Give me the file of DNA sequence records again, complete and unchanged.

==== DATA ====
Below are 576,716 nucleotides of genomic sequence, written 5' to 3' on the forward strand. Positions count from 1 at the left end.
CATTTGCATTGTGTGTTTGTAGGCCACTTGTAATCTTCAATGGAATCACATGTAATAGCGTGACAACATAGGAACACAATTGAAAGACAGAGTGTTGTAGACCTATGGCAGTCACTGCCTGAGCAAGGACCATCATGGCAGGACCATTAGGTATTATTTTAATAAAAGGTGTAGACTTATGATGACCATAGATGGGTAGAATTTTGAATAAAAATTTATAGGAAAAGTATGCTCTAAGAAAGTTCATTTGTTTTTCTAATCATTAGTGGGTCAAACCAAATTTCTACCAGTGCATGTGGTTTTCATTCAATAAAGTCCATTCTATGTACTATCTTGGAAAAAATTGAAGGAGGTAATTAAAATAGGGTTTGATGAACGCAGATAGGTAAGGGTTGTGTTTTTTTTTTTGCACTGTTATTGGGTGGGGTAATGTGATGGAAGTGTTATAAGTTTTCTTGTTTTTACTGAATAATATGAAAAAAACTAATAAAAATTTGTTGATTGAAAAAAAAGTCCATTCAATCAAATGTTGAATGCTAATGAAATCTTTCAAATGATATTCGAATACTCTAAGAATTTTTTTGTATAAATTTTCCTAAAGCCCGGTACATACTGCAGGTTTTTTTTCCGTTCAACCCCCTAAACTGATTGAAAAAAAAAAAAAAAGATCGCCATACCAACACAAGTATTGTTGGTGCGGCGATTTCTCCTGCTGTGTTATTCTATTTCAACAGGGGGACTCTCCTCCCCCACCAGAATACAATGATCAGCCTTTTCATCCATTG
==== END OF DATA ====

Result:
Below are 576,716 nucleotides of genomic sequence, written 5' to 3' on the forward strand. Positions count from 1 at the left end.
CATTTGCATTGTGTGTTTGTAGGCCACTTGTAATCTTCAATGGAATCACATGTAATAGCGTGACAACATAGGAACACAATTGAAAGACAGAGTGTTGTAGACCTATGGCAGTCACTGCCTGAGCAAGGACCATCATGGCAGGACCATTAGGTATTATTTTAATAAAAGGTGTAGACTTATGATGACCATAGATGGGTAGAATTTTGAATAAAAATTTATAGGAAAAGTATGCTCTAAGAAAGTTCATTTGTTTTTCTAATCATTAGTGGGTCAAACCAAATTTCTACCAGTGCATGTGGTTTTCATTCAATAAAGTCCATTCTATGTACTATCTTGGAAAAAATTGAAGGAGGTAATTAAAATAGGGTTTGATGAACGCAGATAGGTAAGGGTTGTGTTTTTTTTTTTGCACTGTTATTGGGTGGGGTAATGTGATGGAAGTGTTATAAGTTTTCTTGTTTTTACTGAATAATATGAAAAAAACTAATAAAAATTTGTTGATTGAAAAAAAAGTCCATTCAATCAAATGTTGAATGCTAATGAAATCTTTCAAATGATATTCGAATACTCTAAGAATTTTTTTGTATAAATTTTCCTAAAGCCCGGTACATACTGCAGGTTTTTTTTCCGTTCAACCCCCTAAACTGATTGAAAAAAAAAAAAAAAGATCGCCATACCAACACAAGTATTGTTGGTGCGGCGATTTCTCCTGCTGTGTTATTCTATTTCAACAGGGGGACTCTCCTCCCCCACCAGAATACAATGATCAGCCTTTTCATCCATTG